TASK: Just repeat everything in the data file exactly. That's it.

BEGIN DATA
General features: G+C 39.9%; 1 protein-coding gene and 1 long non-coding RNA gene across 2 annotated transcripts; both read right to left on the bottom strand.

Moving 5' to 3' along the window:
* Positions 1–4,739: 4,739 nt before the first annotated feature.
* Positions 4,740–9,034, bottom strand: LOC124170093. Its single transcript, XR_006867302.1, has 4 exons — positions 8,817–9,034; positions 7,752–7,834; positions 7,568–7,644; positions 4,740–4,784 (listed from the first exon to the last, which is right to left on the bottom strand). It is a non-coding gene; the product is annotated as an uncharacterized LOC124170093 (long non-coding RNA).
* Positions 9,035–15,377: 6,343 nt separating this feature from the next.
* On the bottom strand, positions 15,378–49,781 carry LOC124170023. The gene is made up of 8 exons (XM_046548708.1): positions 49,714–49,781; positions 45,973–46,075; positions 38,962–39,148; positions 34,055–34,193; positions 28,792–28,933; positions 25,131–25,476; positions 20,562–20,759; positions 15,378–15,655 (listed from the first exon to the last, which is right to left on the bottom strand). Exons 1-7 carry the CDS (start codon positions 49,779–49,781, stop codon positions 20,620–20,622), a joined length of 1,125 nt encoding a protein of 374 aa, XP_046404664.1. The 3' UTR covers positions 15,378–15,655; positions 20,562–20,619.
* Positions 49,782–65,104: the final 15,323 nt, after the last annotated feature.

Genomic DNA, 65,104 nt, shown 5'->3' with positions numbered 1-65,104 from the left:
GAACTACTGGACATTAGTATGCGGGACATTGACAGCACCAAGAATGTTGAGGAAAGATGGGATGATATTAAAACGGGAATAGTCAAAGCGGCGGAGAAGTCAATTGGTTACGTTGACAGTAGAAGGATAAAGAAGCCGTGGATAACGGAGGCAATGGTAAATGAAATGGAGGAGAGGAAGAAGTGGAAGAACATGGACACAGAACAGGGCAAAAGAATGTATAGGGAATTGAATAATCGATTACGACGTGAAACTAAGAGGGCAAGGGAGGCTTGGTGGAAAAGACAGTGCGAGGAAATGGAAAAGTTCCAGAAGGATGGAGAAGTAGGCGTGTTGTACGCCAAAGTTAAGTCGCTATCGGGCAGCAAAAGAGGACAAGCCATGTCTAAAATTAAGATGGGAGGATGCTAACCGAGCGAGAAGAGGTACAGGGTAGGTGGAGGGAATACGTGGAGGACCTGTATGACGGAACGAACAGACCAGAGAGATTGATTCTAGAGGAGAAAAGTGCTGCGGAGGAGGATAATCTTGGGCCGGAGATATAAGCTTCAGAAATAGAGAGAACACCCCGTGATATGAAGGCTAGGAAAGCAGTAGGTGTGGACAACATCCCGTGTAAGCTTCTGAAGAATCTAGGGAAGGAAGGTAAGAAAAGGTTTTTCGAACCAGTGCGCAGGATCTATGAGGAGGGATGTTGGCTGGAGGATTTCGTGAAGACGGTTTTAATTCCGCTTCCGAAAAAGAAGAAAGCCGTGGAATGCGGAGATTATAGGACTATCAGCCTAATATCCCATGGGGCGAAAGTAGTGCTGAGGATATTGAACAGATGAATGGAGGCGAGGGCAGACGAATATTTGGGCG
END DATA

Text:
General features: G+C 39.9%; 1 protein-coding gene and 1 long non-coding RNA gene across 2 annotated transcripts; both read right to left on the bottom strand.

Moving 5' to 3' along the window:
* Positions 1–4,739: 4,739 nt before the first annotated feature.
* Positions 4,740–9,034, bottom strand: LOC124170093. Its single transcript, XR_006867302.1, has 4 exons — positions 8,817–9,034; positions 7,752–7,834; positions 7,568–7,644; positions 4,740–4,784 (listed from the first exon to the last, which is right to left on the bottom strand). It is a non-coding gene; the product is annotated as an uncharacterized LOC124170093 (long non-coding RNA).
* Positions 9,035–15,377: 6,343 nt separating this feature from the next.
* On the bottom strand, positions 15,378–49,781 carry LOC124170023. The gene is made up of 8 exons (XM_046548708.1): positions 49,714–49,781; positions 45,973–46,075; positions 38,962–39,148; positions 34,055–34,193; positions 28,792–28,933; positions 25,131–25,476; positions 20,562–20,759; positions 15,378–15,655 (listed from the first exon to the last, which is right to left on the bottom strand). Exons 1-7 carry the CDS (start codon positions 49,779–49,781, stop codon positions 20,620–20,622), a joined length of 1,125 nt encoding a protein of 374 aa, XP_046404664.1. The 3' UTR covers positions 15,378–15,655; positions 20,562–20,619.
* Positions 49,782–65,104: the final 15,323 nt, after the last annotated feature.

Genomic DNA, 65,104 nt, shown 5'->3' with positions numbered 1-65,104 from the left:
GAACTACTGGACATTAGTATGCGGGACATTGACAGCACCAAGAATGTTGAGGAAAGATGGGATGATATTAAAACGGGAATAGTCAAAGCGGCGGAGAAGTCAATTGGTTACGTTGACAGTAGAAGGATAAAGAAGCCGTGGATAACGGAGGCAATGGTAAATGAAATGGAGGAGAGGAAGAAGTGGAAGAACATGGACACAGAACAGGGCAAAAGAATGTATAGGGAATTGAATAATCGATTACGACGTGAAACTAAGAGGGCAAGGGAGGCTTGGTGGAAAAGACAGTGCGAGGAAATGGAAAAGTTCCAGAAGGATGGAGAAGTAGGCGTGTTGTACGCCAAAGTTAAGTCGCTATCGGGCAGCAAAAGAGGACAAGCCATGTCTAAAATTAAGATGGGAGGATGCTAACCGAGCGAGAAGAGGTACAGGGTAGGTGGAGGGAATACGTGGAGGACCTGTATGACGGAACGAACAGACCAGAGAGATTGATTCTAGAGGAGAAAAGTGCTGCGGAGGAGGATAATCTTGGGCCGGAGATATAAGCTTCAGAAATAGAGAGAACACCCCGTGATATGAAGGCTAGGAAAGCAGTAGGTGTGGACAACATCCCGTGTAAGCTTCTGAAGAATCTAGGGAAGGAAGGTAAGAAAAGGTTTTTCGAACCAGTGCGCAGGATCTATGAGGAGGGATGTTGGCTGGAGGATTTCGTGAAGACGGTTTTAATTCCGCTTCCGAAAAAGAAGAAAGCCGTGGAATGCGGAGATTATAGGACTATCAGCCTAATATCCCATGGGGCGAAAGTAGTGCTGAGGATATTGAACAGATGAATGGAGGCGAGGGCAGACGAATATTTGGGCG